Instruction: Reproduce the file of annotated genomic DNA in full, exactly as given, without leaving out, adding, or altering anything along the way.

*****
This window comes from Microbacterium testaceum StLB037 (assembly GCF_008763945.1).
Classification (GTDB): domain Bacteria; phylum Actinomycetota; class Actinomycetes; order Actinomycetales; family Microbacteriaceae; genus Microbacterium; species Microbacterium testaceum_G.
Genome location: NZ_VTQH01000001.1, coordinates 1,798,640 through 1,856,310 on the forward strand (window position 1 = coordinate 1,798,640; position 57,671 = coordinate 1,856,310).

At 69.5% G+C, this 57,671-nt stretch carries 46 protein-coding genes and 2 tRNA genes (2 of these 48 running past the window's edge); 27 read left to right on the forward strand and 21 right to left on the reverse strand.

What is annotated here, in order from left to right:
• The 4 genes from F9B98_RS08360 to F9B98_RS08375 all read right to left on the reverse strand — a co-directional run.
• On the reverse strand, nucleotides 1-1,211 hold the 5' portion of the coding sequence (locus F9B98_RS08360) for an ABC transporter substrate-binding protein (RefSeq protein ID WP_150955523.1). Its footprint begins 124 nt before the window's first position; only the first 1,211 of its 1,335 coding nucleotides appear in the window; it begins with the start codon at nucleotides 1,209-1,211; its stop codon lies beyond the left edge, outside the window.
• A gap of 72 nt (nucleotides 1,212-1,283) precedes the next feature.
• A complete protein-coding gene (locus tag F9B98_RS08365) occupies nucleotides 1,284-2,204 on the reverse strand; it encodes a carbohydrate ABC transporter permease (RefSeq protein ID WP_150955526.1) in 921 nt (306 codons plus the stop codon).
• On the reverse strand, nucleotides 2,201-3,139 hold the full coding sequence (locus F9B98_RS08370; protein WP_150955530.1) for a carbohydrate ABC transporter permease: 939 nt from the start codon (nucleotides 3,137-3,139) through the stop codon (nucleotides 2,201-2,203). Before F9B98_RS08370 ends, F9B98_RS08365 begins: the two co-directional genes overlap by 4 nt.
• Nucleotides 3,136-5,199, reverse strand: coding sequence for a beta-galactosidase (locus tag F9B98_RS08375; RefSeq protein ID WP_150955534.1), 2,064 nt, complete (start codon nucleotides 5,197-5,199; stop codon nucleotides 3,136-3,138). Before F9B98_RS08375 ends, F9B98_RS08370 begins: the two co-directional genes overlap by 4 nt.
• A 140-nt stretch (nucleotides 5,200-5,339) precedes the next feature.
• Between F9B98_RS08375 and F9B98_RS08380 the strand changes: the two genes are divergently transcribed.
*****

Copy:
This window comes from Microbacterium testaceum StLB037 (assembly GCF_008763945.1).
Classification (GTDB): domain Bacteria; phylum Actinomycetota; class Actinomycetes; order Actinomycetales; family Microbacteriaceae; genus Microbacterium; species Microbacterium testaceum_G.
Genome location: NZ_VTQH01000001.1, coordinates 1,798,640 through 1,856,310 on the forward strand (window position 1 = coordinate 1,798,640; position 57,671 = coordinate 1,856,310).

At 69.5% G+C, this 57,671-nt stretch carries 46 protein-coding genes and 2 tRNA genes (2 of these 48 running past the window's edge); 27 read left to right on the forward strand and 21 right to left on the reverse strand.

What is annotated here, in order from left to right:
• The 4 genes from F9B98_RS08360 to F9B98_RS08375 all read right to left on the reverse strand — a co-directional run.
• On the reverse strand, nucleotides 1-1,211 hold the 5' portion of the coding sequence (locus F9B98_RS08360) for an ABC transporter substrate-binding protein (RefSeq protein ID WP_150955523.1). Its footprint begins 124 nt before the window's first position; only the first 1,211 of its 1,335 coding nucleotides appear in the window; it begins with the start codon at nucleotides 1,209-1,211; its stop codon lies beyond the left edge, outside the window.
• A gap of 72 nt (nucleotides 1,212-1,283) precedes the next feature.
• A complete protein-coding gene (locus tag F9B98_RS08365) occupies nucleotides 1,284-2,204 on the reverse strand; it encodes a carbohydrate ABC transporter permease (RefSeq protein ID WP_150955526.1) in 921 nt (306 codons plus the stop codon).
• On the reverse strand, nucleotides 2,201-3,139 hold the full coding sequence (locus F9B98_RS08370; protein WP_150955530.1) for a carbohydrate ABC transporter permease: 939 nt from the start codon (nucleotides 3,137-3,139) through the stop codon (nucleotides 2,201-2,203). Before F9B98_RS08370 ends, F9B98_RS08365 begins: the two co-directional genes overlap by 4 nt.
• Nucleotides 3,136-5,199, reverse strand: coding sequence for a beta-galactosidase (locus tag F9B98_RS08375; RefSeq protein ID WP_150955534.1), 2,064 nt, complete (start codon nucleotides 5,197-5,199; stop codon nucleotides 3,136-3,138). Before F9B98_RS08375 ends, F9B98_RS08370 begins: the two co-directional genes overlap by 4 nt.
• A 140-nt stretch (nucleotides 5,200-5,339) precedes the next feature.
• Between F9B98_RS08375 and F9B98_RS08380 the strand changes: the two genes are divergently transcribed.